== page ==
University of New Mexico Considers Adding Iron Fence Around Campus

University of New Mexico Considers Adding Iron Fence Around Campus

University of New Mexico officials are reportedly considering plans to add an iron fence around the school’s main campus as a security measure.

University of New Mexico officials are reportedly considering a plan to add an iron fence around the school’s main campus as a security measure. The proposal for the fence is contained an a 45-page “Main Campus Perimeter Security Access Study,” which the university commissioned.

The Albuquerque Journal reports that the fence would be 10 feet tall and made of wrought iron, with sharp points at the top, stucco portals and “a metallic wolf staring down people who try to pass through.”

Officials from the university have not said how seriously the proposal is being considered. According to a spokesman, the fencing project would cost an estimated $1.6 million.

“UNM is continuously evaluating all possible solutions that improve safety for our campus community,” UNM President Garnett Stokes said in a statement. “There are no imminent decisions about perimeter security and any strategy involves multiple things to consider before moving forward.”

UNM commissioned a “main campus perimeter security access study” from Safeguards Consulting. In the study, which was completed in January, consultants suggested the university add 13,000 feet of 8- to 10-foot tall fencing around the main campus.

The recommended plan for the fence would include more than 25 entrance or exit points around the campus. The university could keep out unauthorized vehicles at “controllable vehicle portals” by using card readers or closing the entrances manually. At pedestrian entrances, they could control access with turnstiles or swinging gates.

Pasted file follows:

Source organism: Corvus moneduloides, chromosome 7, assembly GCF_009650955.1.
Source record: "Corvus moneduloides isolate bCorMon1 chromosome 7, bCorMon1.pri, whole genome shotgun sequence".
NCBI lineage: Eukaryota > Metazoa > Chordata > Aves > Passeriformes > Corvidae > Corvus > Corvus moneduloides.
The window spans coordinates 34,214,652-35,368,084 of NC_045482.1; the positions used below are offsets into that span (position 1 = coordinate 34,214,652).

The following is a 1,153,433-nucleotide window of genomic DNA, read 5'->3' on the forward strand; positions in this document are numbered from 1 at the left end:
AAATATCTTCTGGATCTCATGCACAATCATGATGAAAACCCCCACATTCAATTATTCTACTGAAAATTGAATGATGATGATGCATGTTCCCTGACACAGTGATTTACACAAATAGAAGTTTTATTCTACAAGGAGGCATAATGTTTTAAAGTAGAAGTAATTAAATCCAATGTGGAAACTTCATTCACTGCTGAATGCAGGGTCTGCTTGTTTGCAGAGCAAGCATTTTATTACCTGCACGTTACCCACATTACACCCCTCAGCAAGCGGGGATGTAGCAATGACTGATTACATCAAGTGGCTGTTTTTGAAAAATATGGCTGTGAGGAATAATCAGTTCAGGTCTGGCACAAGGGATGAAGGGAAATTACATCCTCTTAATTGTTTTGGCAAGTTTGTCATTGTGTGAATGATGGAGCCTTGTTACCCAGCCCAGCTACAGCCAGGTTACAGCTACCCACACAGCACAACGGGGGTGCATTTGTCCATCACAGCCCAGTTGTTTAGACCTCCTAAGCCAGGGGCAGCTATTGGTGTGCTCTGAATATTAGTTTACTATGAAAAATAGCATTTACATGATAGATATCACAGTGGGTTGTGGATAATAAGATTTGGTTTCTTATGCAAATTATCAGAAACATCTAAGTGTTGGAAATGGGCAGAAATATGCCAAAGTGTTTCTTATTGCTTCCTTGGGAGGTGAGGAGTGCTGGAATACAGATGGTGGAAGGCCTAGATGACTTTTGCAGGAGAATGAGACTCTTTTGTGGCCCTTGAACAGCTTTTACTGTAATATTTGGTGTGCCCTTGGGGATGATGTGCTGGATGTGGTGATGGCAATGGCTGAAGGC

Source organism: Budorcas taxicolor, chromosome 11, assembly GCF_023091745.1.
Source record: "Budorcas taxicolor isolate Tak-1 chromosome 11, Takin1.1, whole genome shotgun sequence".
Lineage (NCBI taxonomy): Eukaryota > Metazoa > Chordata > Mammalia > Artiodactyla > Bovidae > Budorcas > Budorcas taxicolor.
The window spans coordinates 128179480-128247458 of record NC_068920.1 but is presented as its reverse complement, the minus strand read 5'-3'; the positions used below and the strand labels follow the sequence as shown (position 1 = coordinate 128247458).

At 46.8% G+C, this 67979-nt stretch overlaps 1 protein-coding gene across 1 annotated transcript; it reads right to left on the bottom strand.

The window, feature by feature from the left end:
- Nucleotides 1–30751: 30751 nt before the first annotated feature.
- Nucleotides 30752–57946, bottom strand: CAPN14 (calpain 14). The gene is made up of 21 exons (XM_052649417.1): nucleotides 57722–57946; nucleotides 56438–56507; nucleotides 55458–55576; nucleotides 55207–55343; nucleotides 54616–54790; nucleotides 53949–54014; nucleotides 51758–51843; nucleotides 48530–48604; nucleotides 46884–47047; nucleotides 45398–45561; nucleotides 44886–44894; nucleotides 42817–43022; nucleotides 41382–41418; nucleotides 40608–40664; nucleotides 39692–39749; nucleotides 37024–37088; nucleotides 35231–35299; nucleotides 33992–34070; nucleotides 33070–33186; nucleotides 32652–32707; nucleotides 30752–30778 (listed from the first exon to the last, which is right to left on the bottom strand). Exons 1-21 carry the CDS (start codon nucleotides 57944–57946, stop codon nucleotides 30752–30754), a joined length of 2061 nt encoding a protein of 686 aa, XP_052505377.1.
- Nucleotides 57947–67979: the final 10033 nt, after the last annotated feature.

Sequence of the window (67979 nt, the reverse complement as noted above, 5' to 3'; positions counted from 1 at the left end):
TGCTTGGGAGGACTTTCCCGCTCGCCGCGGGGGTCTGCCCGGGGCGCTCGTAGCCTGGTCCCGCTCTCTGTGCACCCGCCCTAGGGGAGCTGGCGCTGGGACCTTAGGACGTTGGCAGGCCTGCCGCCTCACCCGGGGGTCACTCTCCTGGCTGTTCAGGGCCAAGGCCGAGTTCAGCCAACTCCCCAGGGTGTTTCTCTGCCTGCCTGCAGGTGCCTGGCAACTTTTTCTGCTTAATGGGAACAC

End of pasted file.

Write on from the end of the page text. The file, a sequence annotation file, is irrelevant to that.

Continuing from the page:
According to the consultants, it would be difficult and time-consuming but not impossible for someone without key card access to climb over the 8- to 10-foot tall fence.

“It does not have to be assumed that UNM will keep the perimeter secure at all times,” the study reads. “A common approach to a secure perimeter is to have several ‘main’ pedestrian and vehicle entrances unlocked during normal daytime hours.”

UNM officials said parent concerns led to the consideration of a perimeter fence.

“I talk to the parents going through orientation, and in almost every session, the parents talk about homeless individuals coming on campus and ask, ‘What can you do to stop this.’ Well, we’re an open campus. That’s how we’ve always been,” said Rob Burford, the university’s compliance director. “I know this fence or whatever is out there. Parents have asked directly, ‘Why don’t you have something like that?’”

Burford compiles UNM’s crime statistics and said he didn’t know if the perimeter fencing would affect on-campus crimes.

“There would be a lot of conversations if we ever did put up something like that here,” he said. “The community would be scratching their heads. Why would we be shutting ourselves off from Albuquerque?”

Officials with UNM’s Faculty Senate declined to comment.

“I also recognize that our university has to balance two important concerns: the safety of our students, faculty and staff, as well as community members who join us on campus, and the desire to be open and to serve the public through our role as the University for New Mexico,” said Ryan Gregg, the university’s staff council president. “I appreciate that President Stokes and her administration are taking both of those concerns seriously.”

Digital Edition

  • Campus Security & Life Safety Magazine - March April 2019

    March/April 2019

    Featuring:

    • Proactive Steps in Protecting Students Using Technology
    • Securing Our Hospitals and Protecting Your Privacy
    • Leveraging a Unified Mass Notification Solution
    • From Safe Campus to Smart Campus

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